March 12, 2009

Protector of the desert's wilderness

"What a beautiful day," environmentalist Elden Hughes, 77, says at the Sheephole Pass east of Twentynine Palms. Rodrigo Peña / The Press-Enterprise

The Press-Enterprise

Desert protector and environmentalist Elden Hughes stood at the top of the remote Sheephole Pass east of Twentynine Palms and gestured toward a legacy that stretched as far as the eye could see.

Beyond a vast valley and bright-white Bristol Dry Lake, the jagged horizon was defined by the successive peaks of the Marble, Clipper and Providence mountains -- ranges preserved in the federal California Desert Protection Act of 1994.

Hughes, 77, a Sierra Club stalwart, fought for years to protect this land. The place still awes him.

"It's just glorious," he said. "You can see the bare bones of the earth sticking through, and it is huge."

It's a fascination that dates to his childhood in the late 1930s, when his mother, Ruby, took him camping in Palm Canyon near Palm Springs and to Death Valley.

Hughes now lives in Joshua Tree, but he grew up on a cattle ranch in Whittier and recalls a youth that included daylong horseback rides between his home and Huntington Beach. The route took him and his horse, Prince, through bean fields and pastures. He later watched urban sprawl slowly consume the hills and fields.

Wilderness offered solace. In the late 1940s, he drove on dirt roads to visit what is now Joshua Tree National Park. In his younger days, he was an avid river rafter, caver and camper.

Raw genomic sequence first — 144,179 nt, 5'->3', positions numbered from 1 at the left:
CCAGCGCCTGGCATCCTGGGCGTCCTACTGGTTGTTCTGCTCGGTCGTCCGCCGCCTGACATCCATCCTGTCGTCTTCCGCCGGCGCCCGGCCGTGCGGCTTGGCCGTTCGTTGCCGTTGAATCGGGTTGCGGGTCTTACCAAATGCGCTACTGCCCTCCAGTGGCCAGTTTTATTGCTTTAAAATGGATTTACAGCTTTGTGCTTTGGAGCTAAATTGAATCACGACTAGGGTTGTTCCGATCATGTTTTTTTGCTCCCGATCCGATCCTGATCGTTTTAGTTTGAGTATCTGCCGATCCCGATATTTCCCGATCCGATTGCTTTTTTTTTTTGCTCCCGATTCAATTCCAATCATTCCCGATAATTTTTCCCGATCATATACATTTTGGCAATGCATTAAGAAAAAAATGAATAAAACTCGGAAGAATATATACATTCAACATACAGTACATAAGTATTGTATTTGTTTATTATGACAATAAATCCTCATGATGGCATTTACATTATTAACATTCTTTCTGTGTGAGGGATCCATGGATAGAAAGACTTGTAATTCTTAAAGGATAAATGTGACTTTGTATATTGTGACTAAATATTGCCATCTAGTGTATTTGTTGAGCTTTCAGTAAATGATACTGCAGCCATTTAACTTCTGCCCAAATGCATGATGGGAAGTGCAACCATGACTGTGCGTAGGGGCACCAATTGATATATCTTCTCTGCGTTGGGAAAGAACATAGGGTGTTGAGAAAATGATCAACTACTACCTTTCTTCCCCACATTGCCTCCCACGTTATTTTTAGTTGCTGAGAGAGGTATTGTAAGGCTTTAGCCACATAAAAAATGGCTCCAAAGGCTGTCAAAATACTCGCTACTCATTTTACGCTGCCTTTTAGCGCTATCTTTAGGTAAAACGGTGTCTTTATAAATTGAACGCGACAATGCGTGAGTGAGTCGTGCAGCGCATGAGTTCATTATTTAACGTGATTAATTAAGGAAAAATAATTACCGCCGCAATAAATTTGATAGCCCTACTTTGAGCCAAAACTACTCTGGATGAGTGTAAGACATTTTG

In the 1970s, he was motivated toward activism after flying over the Mojave Desert and noticing large circular scars where vehicles had damaged the land.

"I thought, 'That has to stop,' " he said.

By the 1980s, as he pursued a career as a computer systems designer and salesman, he was chairman of Sierra Club's California/Nevada Desert Committee and working hard to preserve pristine public land between the Sierra Nevada range and Mexico. He and his cohorts identified 116 desert areas they wanted to protect.

In 1987, he and his wife, Patty, embarked on a two-year campaign to photograph, or have someone photograph, each of the areas. The effort produced a series of photo albums presented to decision-makers in Congress.

Republicans, concerned about creating new limits on grazing, mining and off-road recreation, opposed the preservation effort. Still, after years of hearings and debate, the California Desert Protection Act squeaked through Congress in the fall of 1994.

With the victory, Hughes wiped the sweat off his brow. He and his wife took five baby desert tortoises to the Oval Office when President Bill Clinton signed the bill that protects more than 6 million areas of California desert and created Mojave National Preserve and several wilderness areas in eastern San Bernardino County.

Of the 116 places documented in their photo books, about 10 weren't included in the legislation.

"We got most of it," he said.

Last week, as Hughes scanned the desert from Sheephole Pass, the thunder of artillery fire from the nearby Marine Corps Air Ground Combat Training Center reminded him of a current concern: The military proposes to expand the center, possibly bringing live-ammunition training to land between the Sheephole Valley and Old Woman wilderness areas, both created in the 1994 legislation.

"Does the military really need to expand out there? Hell, no," he said. "Would they like to expand? Sure."

Instead of military training, Hughes said, he hopes to see most of the public land east of the combat center protected so wildlife would be forever free to move among the wilderness areas.

Appreciating the desert takes a certain mindset, Hughes said.

"You must get past the color green," said Hughes, quoting the late writer Wallace Stegner. "And you must get used to an inhuman scale."